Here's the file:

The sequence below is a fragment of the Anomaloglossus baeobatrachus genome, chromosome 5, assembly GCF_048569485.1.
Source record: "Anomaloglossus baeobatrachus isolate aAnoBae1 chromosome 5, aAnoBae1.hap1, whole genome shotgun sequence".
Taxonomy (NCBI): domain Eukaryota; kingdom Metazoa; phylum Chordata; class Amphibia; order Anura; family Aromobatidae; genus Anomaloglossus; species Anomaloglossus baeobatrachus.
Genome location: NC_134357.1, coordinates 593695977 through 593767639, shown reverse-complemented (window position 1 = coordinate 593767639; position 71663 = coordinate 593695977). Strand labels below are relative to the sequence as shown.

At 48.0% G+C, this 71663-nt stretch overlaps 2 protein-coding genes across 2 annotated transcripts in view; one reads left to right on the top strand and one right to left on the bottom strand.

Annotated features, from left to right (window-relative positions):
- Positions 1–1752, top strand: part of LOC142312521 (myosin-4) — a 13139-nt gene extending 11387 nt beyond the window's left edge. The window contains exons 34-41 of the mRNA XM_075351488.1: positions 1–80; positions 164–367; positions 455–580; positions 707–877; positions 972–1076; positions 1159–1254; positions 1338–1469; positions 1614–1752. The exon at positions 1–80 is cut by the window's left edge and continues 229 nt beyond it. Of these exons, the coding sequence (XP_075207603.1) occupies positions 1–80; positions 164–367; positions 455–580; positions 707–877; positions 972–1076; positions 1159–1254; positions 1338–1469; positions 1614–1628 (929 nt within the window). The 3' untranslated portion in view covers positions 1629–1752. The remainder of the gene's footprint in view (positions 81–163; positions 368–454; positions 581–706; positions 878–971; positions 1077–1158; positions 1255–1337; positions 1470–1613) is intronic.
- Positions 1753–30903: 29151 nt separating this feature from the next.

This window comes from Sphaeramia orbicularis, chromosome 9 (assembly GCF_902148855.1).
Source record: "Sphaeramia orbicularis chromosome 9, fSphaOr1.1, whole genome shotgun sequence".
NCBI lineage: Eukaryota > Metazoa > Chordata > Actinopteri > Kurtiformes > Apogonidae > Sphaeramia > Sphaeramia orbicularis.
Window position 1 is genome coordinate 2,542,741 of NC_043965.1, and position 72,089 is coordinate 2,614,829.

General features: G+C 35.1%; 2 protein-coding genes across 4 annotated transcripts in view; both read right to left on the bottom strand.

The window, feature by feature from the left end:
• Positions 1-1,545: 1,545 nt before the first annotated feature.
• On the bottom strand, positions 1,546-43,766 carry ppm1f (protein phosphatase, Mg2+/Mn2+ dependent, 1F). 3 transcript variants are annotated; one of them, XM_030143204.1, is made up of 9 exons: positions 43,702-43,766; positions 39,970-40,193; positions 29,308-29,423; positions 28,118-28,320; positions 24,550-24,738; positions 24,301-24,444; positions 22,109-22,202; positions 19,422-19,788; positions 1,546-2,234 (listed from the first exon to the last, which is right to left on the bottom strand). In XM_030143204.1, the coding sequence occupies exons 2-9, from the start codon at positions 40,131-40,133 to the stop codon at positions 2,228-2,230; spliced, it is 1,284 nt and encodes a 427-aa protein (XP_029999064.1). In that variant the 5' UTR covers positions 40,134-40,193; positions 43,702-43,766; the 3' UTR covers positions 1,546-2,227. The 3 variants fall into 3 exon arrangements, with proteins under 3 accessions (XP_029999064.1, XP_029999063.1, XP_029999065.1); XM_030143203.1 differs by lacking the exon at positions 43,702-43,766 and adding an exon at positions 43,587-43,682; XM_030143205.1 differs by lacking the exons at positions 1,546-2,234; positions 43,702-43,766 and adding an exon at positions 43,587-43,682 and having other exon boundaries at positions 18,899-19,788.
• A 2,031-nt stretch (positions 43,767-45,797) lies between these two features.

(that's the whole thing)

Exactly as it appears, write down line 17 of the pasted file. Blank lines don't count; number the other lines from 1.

• A 2,031-nt stretch (positions 43,767-45,797) lies between these two features.